Meditation Classes Longmont CO

Local resource for meditation classes in Longmont, CO. Includes detailed information on local yoga studios and meditation centers that give access to meditation instructors who guide students in conscious breathing and other meditation techniques, such as sitting meditation, walking meditation, concentrative meditation, mindfulness meditation, and meditation.

Yoga Teacher
(303) 652-2345
6866 Countryside Lane #243
Niwot, CO
Yoga Styles
Integral

Laughing Yogi
(303) 709-6151
414 East Simpson St
Lafayette, CO
Yoga Styles
Hatha, Kundalini, Ashtanga, Vinyasa, Yin, Little Yogies

Wildspirit Yoga
(917) 847-3503
106 Lois Circle
Louisville, CO
Yoga Styles
Anusara Yoga

Yoga for Every Body
(720) 887-0692
2928 W 134th Place
Broomfield, CO
Yoga Styles
Classical Hatha Yoga in the Day Star Method

Dahn Yoga and Tai Chi
(303) 456-7670
7621 W. 88th Ave.
Westminster, CO
Yoga Styles
Energy yoga

longmont athletic club
(303) 772-4267
5976 Hygiene Road
Longmont, CO
Yoga Styles
Hatha Yoga

Bhakti Yoga Meditation
(303) 499-2910
1107 12th St.
Boulder, CO
Yoga Styles
Bhakti Yoga

Monkyoga
(201) 310-3491
1120 Meadowlark Drive
Berthoud, CO
Yoga Styles
Beginners to advanced /Anusara/Vinyasa s

Mindful Motions
(303) 514-4689
Flower Court
Arvada, CO
Yoga Styles
Day-Star Method (Classical Hatha)

Bikrams Yoga College Of India
(303) 473-9003
3035 Sterling Cir Ste A
Boulder, CO
 

Lift Depression With Meditation

Provided by: 

By Ziba Kashef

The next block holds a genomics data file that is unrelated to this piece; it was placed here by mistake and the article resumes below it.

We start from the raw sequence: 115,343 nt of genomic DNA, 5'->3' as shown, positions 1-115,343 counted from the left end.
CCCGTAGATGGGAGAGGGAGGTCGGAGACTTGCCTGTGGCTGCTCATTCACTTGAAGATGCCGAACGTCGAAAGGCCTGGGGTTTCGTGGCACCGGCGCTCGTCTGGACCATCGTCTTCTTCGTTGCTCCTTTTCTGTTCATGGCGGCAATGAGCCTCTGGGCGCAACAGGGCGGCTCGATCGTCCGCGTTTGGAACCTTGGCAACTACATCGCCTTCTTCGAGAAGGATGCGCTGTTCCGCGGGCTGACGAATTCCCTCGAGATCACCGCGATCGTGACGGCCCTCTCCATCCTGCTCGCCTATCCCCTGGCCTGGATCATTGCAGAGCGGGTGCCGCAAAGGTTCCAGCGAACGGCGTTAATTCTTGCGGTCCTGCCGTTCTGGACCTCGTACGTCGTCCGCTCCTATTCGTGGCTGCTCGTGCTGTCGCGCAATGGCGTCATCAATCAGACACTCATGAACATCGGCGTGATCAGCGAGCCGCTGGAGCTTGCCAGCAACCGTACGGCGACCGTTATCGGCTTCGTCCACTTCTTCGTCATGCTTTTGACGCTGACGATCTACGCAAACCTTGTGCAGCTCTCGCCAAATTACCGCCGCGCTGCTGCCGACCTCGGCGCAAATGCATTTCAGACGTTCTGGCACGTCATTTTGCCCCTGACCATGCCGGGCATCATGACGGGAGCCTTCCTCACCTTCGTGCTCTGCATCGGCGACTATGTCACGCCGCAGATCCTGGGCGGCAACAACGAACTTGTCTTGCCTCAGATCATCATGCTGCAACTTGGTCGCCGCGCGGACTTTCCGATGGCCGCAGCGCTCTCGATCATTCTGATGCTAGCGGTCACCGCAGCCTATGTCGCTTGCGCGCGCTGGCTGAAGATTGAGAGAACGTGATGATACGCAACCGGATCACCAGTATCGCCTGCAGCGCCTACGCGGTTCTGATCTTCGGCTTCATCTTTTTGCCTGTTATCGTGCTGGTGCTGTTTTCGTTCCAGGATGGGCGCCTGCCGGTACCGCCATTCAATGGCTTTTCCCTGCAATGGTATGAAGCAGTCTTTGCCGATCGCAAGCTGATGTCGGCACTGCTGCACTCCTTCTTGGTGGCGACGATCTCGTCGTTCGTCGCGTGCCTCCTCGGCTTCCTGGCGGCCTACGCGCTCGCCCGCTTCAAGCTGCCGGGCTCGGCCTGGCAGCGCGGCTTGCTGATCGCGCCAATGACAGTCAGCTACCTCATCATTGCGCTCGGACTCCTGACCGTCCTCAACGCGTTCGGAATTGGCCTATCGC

With summer coming to a close and shorter, darker days ahead, you might be wondering how to cope with the negative thoughts that often accompany the season’s change and can lead to depression. A recent study found that age-old meditative techniques and more modern cognitive therapy can help alleviate symptoms. Anil Coumar, a psychotherapist and director of the mental health clinic at the University of Washington, Seattle, offers these do-it-yourself mood-lifting meditations:

Get moving. For many people, meditation is a remote, Eastern technique that involves sitting with your legs crossed on a cushion. But almost any activity can be mindful and healing, says Coumar. “Through a practice of mindfulness, we can see how our thoughts are not facts—they come and go.” To slow down your thinking and realize that you can release negative thoughts as quickly as they come, try this eating meditation: Hold a raisin in your hand and intentionally look at it as if you’ve never seen one before. Roll it between your fingers and notice each crease. Pay attention to your thoughts about it—maybe you’ll think, This is ugly or I’ve never noticed the true color of a raisin before. Then put it in your mouth and observe how your saliva flows as you chew.

Uncover your unconscious. Imagine you’re walking down the street and see a good friend walking in the opposite direction. You nod and smile, but your pal just looks ahead and keeps going. How do you respond? “Someone might say, ‘Oh, she probably didn’t see me.’ Another might think, ‘What did I do wrong now?’ Depending on how you interpret that event, you’re going to feel good or bad,” says Coumar. This kind of cognitive exercise can teach us how we unconsciously have these thoughts. The point? To make the normally unconscious thoughts that fuel depression conscious so you can acknowledge them—and then more easily let them go. —Ziba Kashef

Author: Ziba Kashef

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